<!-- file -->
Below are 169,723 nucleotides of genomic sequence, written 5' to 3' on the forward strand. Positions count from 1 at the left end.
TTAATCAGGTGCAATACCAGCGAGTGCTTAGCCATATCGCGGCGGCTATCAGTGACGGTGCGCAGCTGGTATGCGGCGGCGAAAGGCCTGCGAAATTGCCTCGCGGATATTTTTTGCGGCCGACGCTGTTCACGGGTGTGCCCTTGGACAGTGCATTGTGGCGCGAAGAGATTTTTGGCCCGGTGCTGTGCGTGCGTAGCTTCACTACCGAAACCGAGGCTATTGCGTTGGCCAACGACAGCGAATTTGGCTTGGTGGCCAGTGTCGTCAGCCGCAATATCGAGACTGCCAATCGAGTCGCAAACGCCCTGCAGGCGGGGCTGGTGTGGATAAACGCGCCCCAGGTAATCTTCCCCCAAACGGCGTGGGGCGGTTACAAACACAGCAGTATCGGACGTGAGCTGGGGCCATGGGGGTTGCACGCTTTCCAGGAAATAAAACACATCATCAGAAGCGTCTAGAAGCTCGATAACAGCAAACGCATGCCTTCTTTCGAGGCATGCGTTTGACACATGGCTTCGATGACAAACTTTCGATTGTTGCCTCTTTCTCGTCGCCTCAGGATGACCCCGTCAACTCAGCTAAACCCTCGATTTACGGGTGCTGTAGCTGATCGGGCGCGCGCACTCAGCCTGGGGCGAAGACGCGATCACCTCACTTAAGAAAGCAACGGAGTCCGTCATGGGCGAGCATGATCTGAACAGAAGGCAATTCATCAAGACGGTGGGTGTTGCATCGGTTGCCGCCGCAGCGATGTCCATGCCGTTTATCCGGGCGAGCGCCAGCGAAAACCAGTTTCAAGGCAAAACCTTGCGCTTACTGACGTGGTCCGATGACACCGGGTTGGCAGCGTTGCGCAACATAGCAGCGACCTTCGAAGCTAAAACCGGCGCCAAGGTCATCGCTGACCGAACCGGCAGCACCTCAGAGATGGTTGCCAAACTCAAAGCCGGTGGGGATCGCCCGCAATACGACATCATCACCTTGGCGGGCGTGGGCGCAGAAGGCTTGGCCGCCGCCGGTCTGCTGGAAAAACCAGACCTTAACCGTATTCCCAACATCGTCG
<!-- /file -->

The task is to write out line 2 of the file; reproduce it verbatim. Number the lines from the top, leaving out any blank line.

TTAATCAGGTGCAATACCAGCGAGTGCTTAGCCATATCGCGGCGGCTATCAGTGACGGTGCGCAGCTGGTATGCGGCGGCGAAAGGCCTGCGAAATTGCCTCGCGGATATTTTTTGCGGCCGACGCTGTTCACGGGTGTGCCCTTGGACAGTGCATTGTGGCGCGAAGAGATTTTTGGCCCGGTGCTGTGCGTGCGTAGCTTCACTACCGAAACCGAGGCTATTGCGTTGGCCAACGACAGCGAATTTGGCTTGGTGGCCAGTGTCGTCAGCCGCAATATCGAGACTGCCAATCGAGTCGCAAACGCCCTGCAGGCGGGGCTGGTGTGGATAAACGCGCCCCAGGTAATCTTCCCCCAAACGGCGTGGGGCGGTTACAAACACAGCAGTATCGGACGTGAGCTGGGGCCATGGGGGTTGCACGCTTTCCAGGAAATAAAACACATCATCAGAAGCGTCTAGAAGCTCGATAACAGCAAACGCATGCCTTCTTTCGAGGCATGCGTTTGACACATGGCTTCGATGACAAACTTTCGATTGTTGCCTCTTTCTCGTCGCCTCAGGATGACCCCGTCAACTCAGCTAAACCCTCGATTTACGGGTGCTGTAGCTGATCGGGCGCGCGCACTCAGCCTGGGGCGAAGACGCGATCACCTCACTTAAGAAAGCAACGGAGTCCGTCATGGGCGAGCATGATCTGAACAGAAGGCAATTCATCAAGACGGTGGGTGTTGCATCGGTTGCCGCCGCAGCGATGTCCATGCCGTTTATCCGGGCGAGCGCCAGCGAAAACCAGTTTCAAGGCAAAACCTTGCGCTTACTGACGTGGTCCGATGACACCGGGTTGGCAGCGTTGCGCAACATAGCAGCGACCTTCGAAGCTAAAACCGGCGCCAAGGTCATCGCTGACCGAACCGGCAGCACCTCAGAGATGGTTGCCAAACTCAAAGCCGGTGGGGATCGCCCGCAATACGACATCATCACCTTGGCGGGCGTGGGCGCAGAAGGCTTGGCCGCCGCCGGTCTGCTGGAAAAACCAGACCTTAACCGTATTCCCAACATCGTCG